Species Spotlight: Wild Turkeys

By: John Moriarty

November 25, 2019

Category: Nature Notes

While the Pilgrims may have had wild turkey at the first Thanksgiving in 1621, the first settlers in Minnesota did not. Prior to European settlement, wild turkeys were only found along the Iowa border in Southeast Minnesota. As the state was settled, the few turkeys that were here were eliminated by hunting and habitat loss. 

Wild turkeys did not exist in Minnesota for almost a hundred years before reintroductions were successful in the 1970s.  

During the years without wild turkeys, domestic turkey populations grew on farms across the state. In the early years of turkey farming, the farmyard turkeys looked like wild turkeys. The white turkeys that we see on farms today did not become common until around the 1940s.

Reintroducing Turkeys in Minnesota

Turkey were first reintroduced in southeastern Minnesota in 1973 with 29 birds from Missouri. The population grew rapidly, and the first hunting season was held in 1978; 94 turkeys were harvested. Currently, more than 10,000 turkeys are harvested through hunting every year.

The neck and head of a wild turkey.

Turkeys in Hennepin County

Turkeys were first released in Hennepin County in 1992 just east of Baker Park Reserve on private property. The Minnesota DNR released additional turkeys in the Minnesota River Valley and at Carlos Avery Wildlife Management Area. These populations grew, and turkeys are now found throughout the Twin Cities metro, including in Minneapolis and St. Paul.

Turkeys Across the Country

Turkeys have been introduced across the United States and are now found coast to coast and in Hawaii. The only state without turkeys is Alaska.  

The Natural History of Turkeys

There are six subspecies of turkeys in North America. In Minnesota, we have eastern turkeys. Wild turkeys range in size from 13 to 30 pounds, and males (toms) are larger than females (hens).

Males have a large spur on their legs and a “beard” coming out of their chest.  It is a specialized feather that looks like horse hair bristles. Males also fan out their tails and strut during the breeding season.

A male turkey fans it tail.
A male turkey fans his feathers.

Breeding and Hatching

The breeding season goes from mid-April to mid-May, depending on the weather. Hens lay between eight and 15 eggs and don’t start incubating until the last egg is laid. It then takes 28 days for the eggs to hatch. 

When the eggs hatch, the chicks leave the nest with the hen within a day. The chicks feed themselves immediately, but depend on the hen for warmth and protection.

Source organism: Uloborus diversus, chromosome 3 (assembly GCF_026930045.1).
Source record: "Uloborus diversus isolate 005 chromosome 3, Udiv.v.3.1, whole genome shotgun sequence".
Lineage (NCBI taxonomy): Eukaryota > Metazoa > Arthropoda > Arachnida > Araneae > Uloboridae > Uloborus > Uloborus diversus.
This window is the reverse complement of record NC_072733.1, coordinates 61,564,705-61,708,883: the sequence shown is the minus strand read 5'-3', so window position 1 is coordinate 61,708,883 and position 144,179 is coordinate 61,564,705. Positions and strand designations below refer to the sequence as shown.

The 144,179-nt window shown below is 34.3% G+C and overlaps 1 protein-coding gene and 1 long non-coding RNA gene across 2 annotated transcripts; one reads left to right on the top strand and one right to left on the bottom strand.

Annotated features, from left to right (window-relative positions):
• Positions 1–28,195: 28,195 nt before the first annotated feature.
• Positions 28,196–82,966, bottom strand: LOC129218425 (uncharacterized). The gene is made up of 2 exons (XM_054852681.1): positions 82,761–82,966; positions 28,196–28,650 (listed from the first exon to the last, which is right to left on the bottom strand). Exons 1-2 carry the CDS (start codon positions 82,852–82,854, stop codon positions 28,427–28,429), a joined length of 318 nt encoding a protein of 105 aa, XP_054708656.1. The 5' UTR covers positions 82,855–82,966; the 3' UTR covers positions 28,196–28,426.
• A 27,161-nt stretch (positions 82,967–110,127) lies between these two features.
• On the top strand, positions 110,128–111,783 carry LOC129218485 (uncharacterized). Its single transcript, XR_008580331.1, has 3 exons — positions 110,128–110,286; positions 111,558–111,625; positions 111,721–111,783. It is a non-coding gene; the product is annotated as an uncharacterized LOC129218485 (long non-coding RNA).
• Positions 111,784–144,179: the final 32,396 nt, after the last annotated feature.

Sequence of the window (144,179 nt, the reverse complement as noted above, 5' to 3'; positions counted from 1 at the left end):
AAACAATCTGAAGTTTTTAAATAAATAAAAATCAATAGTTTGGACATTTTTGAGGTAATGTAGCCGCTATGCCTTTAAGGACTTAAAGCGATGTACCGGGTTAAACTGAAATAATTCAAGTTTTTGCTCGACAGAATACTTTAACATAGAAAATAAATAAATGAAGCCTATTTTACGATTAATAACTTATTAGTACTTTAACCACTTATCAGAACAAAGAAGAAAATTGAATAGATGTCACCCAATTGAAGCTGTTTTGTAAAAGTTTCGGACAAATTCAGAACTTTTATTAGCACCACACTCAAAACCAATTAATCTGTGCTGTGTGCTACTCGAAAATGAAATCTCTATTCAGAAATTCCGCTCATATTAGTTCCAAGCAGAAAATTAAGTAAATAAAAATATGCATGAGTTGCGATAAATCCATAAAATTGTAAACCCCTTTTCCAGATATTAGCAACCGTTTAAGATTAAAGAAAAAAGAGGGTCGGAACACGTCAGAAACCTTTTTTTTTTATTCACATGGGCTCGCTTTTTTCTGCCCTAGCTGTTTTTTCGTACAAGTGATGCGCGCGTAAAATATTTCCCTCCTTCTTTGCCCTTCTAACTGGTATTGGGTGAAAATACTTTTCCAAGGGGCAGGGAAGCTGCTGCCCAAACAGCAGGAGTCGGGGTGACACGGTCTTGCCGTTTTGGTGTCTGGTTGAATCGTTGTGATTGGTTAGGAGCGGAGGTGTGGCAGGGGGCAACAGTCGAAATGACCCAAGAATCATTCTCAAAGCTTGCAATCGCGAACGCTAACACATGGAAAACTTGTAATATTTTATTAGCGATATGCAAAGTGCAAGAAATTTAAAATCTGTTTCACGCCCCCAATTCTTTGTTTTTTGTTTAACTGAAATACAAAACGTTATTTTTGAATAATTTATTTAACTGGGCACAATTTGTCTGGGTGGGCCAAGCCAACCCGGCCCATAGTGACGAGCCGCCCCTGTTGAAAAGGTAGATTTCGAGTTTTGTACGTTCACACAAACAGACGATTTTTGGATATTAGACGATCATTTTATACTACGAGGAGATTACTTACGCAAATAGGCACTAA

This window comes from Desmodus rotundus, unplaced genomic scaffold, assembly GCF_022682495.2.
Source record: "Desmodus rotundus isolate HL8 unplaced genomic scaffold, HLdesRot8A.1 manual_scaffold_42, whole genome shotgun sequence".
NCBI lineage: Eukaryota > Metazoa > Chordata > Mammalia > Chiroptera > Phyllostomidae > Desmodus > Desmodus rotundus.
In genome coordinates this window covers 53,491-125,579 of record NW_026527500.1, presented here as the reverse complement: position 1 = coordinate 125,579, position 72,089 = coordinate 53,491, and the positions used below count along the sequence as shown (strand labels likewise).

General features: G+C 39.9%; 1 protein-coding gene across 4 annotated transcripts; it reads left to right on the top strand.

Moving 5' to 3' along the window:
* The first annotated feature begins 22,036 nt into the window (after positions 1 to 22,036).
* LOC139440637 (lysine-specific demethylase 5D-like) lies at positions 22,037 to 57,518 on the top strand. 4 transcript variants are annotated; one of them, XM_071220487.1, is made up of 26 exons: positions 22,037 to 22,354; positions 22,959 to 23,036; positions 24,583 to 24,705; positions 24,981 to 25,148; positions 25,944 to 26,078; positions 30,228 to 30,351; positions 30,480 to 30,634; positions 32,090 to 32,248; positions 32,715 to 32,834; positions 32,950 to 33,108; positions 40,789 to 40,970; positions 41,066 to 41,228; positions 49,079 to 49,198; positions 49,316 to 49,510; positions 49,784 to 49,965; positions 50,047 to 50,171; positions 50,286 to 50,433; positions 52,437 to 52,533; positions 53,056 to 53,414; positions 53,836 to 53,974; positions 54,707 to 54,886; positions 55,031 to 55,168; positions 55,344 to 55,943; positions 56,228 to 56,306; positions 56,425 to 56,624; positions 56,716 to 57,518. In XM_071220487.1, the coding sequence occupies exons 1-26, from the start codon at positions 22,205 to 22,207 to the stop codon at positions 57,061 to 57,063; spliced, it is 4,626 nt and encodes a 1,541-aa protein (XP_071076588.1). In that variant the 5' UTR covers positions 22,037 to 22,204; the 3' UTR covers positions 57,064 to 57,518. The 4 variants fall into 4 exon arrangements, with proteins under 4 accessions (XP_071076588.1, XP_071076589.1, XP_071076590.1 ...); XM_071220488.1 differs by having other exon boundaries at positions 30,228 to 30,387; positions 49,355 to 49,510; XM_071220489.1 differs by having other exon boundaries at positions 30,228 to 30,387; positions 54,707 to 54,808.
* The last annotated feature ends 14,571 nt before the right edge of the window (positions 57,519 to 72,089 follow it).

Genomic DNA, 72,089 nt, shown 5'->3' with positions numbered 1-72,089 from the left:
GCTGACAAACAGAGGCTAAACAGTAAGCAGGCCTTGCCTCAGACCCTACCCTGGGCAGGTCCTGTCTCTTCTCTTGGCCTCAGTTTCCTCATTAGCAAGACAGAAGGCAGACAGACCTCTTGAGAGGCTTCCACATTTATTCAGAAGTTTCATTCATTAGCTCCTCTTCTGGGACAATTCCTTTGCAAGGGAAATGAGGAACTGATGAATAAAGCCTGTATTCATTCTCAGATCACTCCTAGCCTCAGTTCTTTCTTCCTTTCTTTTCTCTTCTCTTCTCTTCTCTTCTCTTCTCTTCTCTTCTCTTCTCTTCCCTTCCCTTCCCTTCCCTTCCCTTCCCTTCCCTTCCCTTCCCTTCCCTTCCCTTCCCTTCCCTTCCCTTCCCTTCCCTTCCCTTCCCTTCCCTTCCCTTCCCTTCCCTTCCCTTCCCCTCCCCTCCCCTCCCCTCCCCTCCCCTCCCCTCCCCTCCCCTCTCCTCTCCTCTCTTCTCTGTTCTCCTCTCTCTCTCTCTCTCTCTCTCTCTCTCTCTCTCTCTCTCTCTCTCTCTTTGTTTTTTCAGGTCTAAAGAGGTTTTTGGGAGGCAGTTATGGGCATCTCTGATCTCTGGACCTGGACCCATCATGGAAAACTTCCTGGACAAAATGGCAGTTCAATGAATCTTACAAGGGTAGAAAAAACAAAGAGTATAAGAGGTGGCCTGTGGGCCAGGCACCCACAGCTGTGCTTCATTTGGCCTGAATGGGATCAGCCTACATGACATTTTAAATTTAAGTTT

Growing Up

Young turkeys, or poults, get their primary flight feathers early and can fly up to a roost when they are just a couple of weeks old. They will stay with the hen for up to four months.

Poults feed on a variety of insects, green vegetation and seeds. As they get older, seeds and nuts make up the majority of their diet. Acorns are one of their favorite foods.

Where Can You See Turkeys in Three Rivers?

Turkeys are found in all Three Rivers park reserves and regional parks. There have been flocks of over 30 birds on the lawn and parking lot of the Field Operations Center in French Regional Park. 

A group of turkeys walks through the snow.
A group of turkeys at French Regional Park.

We do not manage the wild turkeys in our parks. Complaints of aggressive birds are rare and mainly occur in the spring mating season. Turkeys have sometimes been known to tear up gardens and disturb the understory of woodlands, but these problems have not been found in Three Rivers.

What To Do When Backyard Turkeys Become a Nuisance

Today, it’s common to find turkeys in your backyard, no matter where you live in the metro.  Most people enjoy seeing them, but occasionally they become a nuisance. 
They may be attracted to your yard because of a bird feeder, especially if there is a lot of seed on the ground. The best way to discourage them is to remove the feeder. You can also spray them with water, chase them away, or throw a ball towards them. 

Please note that you are not allowed to harm a turkey without permission from the state DNR.

Turkeys feed on the ground around bird feeders.
Wild turkeys gather under bird feeders at Richardson Nature Center.

A Thanksgiving Turkey Quiz

Want to add some fun to your Thanksgiving meal? Quiz your friends and family on wild turkeys! Here are some questions to get you started:

  • Have turkeys always thrived in Minnesota?
  • In what decade were turkeys first reintroduced in Minnesota?
  • What is a young turkey called?
  • How many turkeys are harvested through hunting each year?
  • How many eggs do hens lay?

About the Author

 a man in a hat and tan collared shirt holding a turtle upside down and pointing to it's underbelly.

John Moriarty is the Senior Manager of Wildlife at Three Rivers Park District and has been with the Park District for 15 years. He has been involved in many of the wildlife restoration efforts and initiated the snake and butterfly efforts. John has led several projects to increase prairie habitat in the Park District. John likes exploring natural areas and looking for all types of plants and animals, but especially turtles.


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